Indeed you could make quite a wonderful layout based around the propane dealer at Allan Street. It’s a pretty obvious track plan. Quickly measuring the length of the space you’d need your scale’s equivalent of 650’ (in HO that’s like an eight foot shelf or maybe two four foot UMG modules?)
Looking at the 1990 aerial photo (excerpt above) that the PEI Government share on their site it sure looks like two tanks so maybe I’ve always remembered it wrong?
Most PEI based layouts I’d consider are set in a period before I was on the Island. We lived on Young Street and this crossing was really close to my house. I went to school nearby too and I could cut across a field just east of this crossing. Around 1987-1988 all the trains originated in Borden and would run to Charlottetown and back in a day. In the winter they’d arrive in town around noon and be headed back to Borden by one o’clock – that meant I usually missed my first class. This is one layout that strikes me as being really worth building and setting in 1986-1988. Irving, who owned this propane dealer, remained a strong advocate for keeping the railroad and shipped propane into this terminal until the very end.
Since hazardous materials couldn’t be handled on the same ferry crossings as people propane travelled during the nighttime. We’d see a block of tank cars arrive and they’d drop them in the Charlottetown yard behind the station. In the above photo the crew landed in town with just 1757 and a train that was only the two idler flats from Borden. They turned the train over on the wye then backed into the yard to tie onto a tank car they’d drop at Allan Street on the way out of town.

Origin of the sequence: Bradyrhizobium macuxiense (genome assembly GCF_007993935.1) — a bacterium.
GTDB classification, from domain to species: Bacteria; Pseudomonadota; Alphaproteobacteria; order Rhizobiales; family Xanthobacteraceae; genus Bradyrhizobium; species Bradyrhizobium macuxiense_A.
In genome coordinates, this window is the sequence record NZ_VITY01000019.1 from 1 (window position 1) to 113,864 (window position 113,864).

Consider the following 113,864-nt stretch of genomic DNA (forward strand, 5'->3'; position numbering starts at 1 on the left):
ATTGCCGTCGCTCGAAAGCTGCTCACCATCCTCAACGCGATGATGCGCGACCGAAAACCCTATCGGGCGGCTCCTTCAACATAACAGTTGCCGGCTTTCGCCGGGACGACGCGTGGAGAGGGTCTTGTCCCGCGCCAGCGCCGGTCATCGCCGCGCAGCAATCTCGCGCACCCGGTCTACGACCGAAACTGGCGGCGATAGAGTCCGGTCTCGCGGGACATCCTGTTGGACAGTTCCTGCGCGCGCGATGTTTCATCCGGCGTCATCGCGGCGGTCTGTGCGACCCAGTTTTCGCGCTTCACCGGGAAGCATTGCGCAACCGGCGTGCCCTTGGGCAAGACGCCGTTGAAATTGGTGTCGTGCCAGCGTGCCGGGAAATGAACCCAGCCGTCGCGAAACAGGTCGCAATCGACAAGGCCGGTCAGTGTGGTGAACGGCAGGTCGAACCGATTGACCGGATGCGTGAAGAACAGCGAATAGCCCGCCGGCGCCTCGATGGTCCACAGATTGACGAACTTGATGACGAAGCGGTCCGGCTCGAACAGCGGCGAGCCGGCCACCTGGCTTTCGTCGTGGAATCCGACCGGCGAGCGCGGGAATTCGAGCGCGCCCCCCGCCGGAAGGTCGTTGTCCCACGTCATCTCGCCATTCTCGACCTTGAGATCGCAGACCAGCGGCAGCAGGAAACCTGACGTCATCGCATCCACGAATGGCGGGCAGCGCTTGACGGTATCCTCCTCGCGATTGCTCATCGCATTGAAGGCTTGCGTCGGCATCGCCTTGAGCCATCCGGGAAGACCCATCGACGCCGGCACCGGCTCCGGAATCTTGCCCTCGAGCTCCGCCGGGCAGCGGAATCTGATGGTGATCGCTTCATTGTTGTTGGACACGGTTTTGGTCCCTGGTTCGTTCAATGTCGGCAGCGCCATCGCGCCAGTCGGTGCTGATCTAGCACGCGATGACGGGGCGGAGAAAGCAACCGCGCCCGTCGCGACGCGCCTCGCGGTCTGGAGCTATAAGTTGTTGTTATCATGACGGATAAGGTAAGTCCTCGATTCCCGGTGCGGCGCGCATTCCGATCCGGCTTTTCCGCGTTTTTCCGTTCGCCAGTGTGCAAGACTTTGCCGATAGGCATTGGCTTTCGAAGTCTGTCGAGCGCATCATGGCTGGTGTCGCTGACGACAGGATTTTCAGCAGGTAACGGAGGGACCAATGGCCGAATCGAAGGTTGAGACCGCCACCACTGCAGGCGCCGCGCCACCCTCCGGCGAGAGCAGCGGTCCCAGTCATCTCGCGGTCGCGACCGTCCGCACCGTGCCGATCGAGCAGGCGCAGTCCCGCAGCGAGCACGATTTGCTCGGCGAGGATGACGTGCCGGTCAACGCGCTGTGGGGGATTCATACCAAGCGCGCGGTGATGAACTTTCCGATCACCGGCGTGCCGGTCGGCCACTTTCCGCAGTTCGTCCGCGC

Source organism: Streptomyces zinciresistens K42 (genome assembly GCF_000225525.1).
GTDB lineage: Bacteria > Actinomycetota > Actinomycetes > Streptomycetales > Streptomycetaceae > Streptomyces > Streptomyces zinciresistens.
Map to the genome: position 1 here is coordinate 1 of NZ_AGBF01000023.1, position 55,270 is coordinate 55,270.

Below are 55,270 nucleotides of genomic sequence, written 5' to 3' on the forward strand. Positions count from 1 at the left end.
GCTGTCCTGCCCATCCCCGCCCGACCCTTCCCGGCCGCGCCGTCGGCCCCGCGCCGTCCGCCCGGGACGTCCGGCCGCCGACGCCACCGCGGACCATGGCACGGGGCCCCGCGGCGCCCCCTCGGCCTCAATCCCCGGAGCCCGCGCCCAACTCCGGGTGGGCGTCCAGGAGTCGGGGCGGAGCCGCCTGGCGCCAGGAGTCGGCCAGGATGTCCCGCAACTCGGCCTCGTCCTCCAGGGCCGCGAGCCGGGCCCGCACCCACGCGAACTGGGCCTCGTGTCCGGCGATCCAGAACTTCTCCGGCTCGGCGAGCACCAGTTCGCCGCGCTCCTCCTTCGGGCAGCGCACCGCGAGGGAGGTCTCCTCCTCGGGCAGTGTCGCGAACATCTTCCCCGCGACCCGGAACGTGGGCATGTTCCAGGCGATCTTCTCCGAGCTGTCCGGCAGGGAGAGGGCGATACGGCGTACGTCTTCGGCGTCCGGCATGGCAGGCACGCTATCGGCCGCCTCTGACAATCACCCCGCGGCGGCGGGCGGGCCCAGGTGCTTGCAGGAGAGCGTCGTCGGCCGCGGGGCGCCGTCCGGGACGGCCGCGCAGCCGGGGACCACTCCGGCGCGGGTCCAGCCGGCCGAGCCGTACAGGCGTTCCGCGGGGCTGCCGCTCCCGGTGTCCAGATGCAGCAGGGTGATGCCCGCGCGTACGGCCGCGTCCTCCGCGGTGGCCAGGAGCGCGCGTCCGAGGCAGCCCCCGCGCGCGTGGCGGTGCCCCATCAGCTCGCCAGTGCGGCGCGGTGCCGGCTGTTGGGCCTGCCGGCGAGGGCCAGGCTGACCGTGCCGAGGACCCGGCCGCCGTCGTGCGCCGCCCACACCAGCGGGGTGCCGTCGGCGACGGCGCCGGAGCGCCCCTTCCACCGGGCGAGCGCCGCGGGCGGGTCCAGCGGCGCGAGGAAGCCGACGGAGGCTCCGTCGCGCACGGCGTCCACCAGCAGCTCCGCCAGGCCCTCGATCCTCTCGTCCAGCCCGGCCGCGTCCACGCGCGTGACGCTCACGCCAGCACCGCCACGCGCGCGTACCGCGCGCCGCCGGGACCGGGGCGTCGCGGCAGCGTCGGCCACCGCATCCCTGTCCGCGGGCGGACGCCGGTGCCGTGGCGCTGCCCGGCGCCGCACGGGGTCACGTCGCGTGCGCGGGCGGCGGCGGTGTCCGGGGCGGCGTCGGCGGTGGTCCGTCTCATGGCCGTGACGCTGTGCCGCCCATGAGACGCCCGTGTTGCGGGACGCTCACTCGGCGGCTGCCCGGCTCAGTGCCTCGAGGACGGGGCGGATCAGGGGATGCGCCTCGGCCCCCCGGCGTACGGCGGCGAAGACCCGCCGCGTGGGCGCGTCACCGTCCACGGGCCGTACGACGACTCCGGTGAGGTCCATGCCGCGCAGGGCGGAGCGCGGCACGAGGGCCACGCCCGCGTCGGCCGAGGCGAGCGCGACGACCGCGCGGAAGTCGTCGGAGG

That’s an operation you could model on the layout. All trains are always staged in Borden (A). They arrive from Borden and just pass through the scene, blowing for Allan Street and maybe (if I was ever lucky) waving to that kid trying to catch his breath from running to meet them. The train could be just as in the above photo and when it’s turned at the yard (B) it reappears with the tank car in tow. How that outbound train is arranged is up to you. They might have to pick up an empty tank car too or not. Schurmann’s had a lumber yard at the next crossing (Longworth Avenue) so maybe the train has an inbound load for their. Up until the end, the other strong customer was A&S Scrap Metal out in Sherwood so your train could have scrap gondolas for them too.
I’d set the scene in winter or maybe that winter-spring season. I remember seeing trains that came into town to work the propane track that were probably run as plow extras so had a plow and flanger in the consist.